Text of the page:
On July 8–12, 2013 the first annual Dynamical Systems Theory Innovation Lab was convened in Sheboygan, Wisconsin to share and develop leading-edge models and methods for addressing social ills.A core, multidisciplinary group of faculty practitioners, scholars, and researchers, who approach their work from a complex systems perspective, spent nearly one year organizing this week-long “innovation lab.” The aim of the lab was to create opportunities, structures and support mechanisms for hosting a diverse group of experienced scholar-practitioners currently applying complexity science approaches to conflict and peace. Thirty-two participants attended and spent five days on the shore of Lake Michigan exploring these concepts, learning together and developing a new, robust community of research and practice.
Each day of the lab built upon the previous. Day 1 introduced the lab participants, core models and principles of systems and complexity, and addressed areas of congruence and incongruence between participants around these concepts. Days 2-4 focused on innovation: identifying areas of opportunity in the field, generating new innovations, and building collaborative relationships for moving forward. Additionally, individual lab members hosted “open space” sessions, sharing their own innovations, or encouraging dialogue around specific concepts or issues in the field. Finally, Day 5 brought all of efforts together – serving as an opportunity for participants to propose specific projects to move the work of the lab forward. (A comprehensive list of resources used in the lab, as well as a detailed agenda are available on the Innovation Lab website)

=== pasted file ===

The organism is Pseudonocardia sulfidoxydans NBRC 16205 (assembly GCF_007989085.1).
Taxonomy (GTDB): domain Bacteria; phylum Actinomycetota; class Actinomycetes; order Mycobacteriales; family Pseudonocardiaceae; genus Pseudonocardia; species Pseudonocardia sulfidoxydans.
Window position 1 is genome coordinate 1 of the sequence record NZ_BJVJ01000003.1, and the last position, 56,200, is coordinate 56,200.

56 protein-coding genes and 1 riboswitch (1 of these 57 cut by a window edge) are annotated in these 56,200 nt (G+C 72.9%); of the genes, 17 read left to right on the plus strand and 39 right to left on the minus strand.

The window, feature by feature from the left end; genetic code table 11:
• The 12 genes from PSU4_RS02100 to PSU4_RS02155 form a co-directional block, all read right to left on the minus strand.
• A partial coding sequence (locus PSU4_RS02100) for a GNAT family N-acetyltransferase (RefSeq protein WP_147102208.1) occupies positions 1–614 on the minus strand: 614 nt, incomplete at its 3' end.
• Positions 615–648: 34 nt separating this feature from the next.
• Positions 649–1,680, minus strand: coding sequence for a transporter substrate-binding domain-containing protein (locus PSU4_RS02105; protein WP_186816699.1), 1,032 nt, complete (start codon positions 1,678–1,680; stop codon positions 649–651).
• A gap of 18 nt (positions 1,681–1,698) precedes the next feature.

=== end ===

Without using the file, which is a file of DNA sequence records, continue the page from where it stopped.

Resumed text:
In parallel to these activities, the lab participants devoted a portion of each day to work with leaders from the Sheboygan community to discuss systemic possibilities for addressing current challenges to their community. Lab participants were organized into thematic groups in order to build an understanding of the situation from multiple system’s perspectives. On Day 4, a final report culminating the work of each of these groups was presented to the clients and members of the community.
Now that the lab has adjourned, group members are only beginning to realize the numerous insights and innovations that have emerged. The work now belongs to the participants to form collaborative teams and develop specific plans for action to carry out the proposed projects. Going forward, each of these efforts will be cataloged on the DST Innovation Lab website as they move forward. In addition, planning is already underway for the 2014 Innovation Lab, so stay tuned!
The Dynamic Systems Theory (DST) Innovation Lab was sponsored by the Advanced Consortium on Cooperation Conflict and Complexity (AC4), and the International Center for Cooperation and Conflict Resolution (ICCCR) at Columbia University, The Institute of World Affairs (IWA) at the University of Wisconsin, Milwaukee, and the School for Conflict Analysis and Resolution (S-CAR) at George Mason University, and was supported by a grant from the J.M. Kohler Foundation.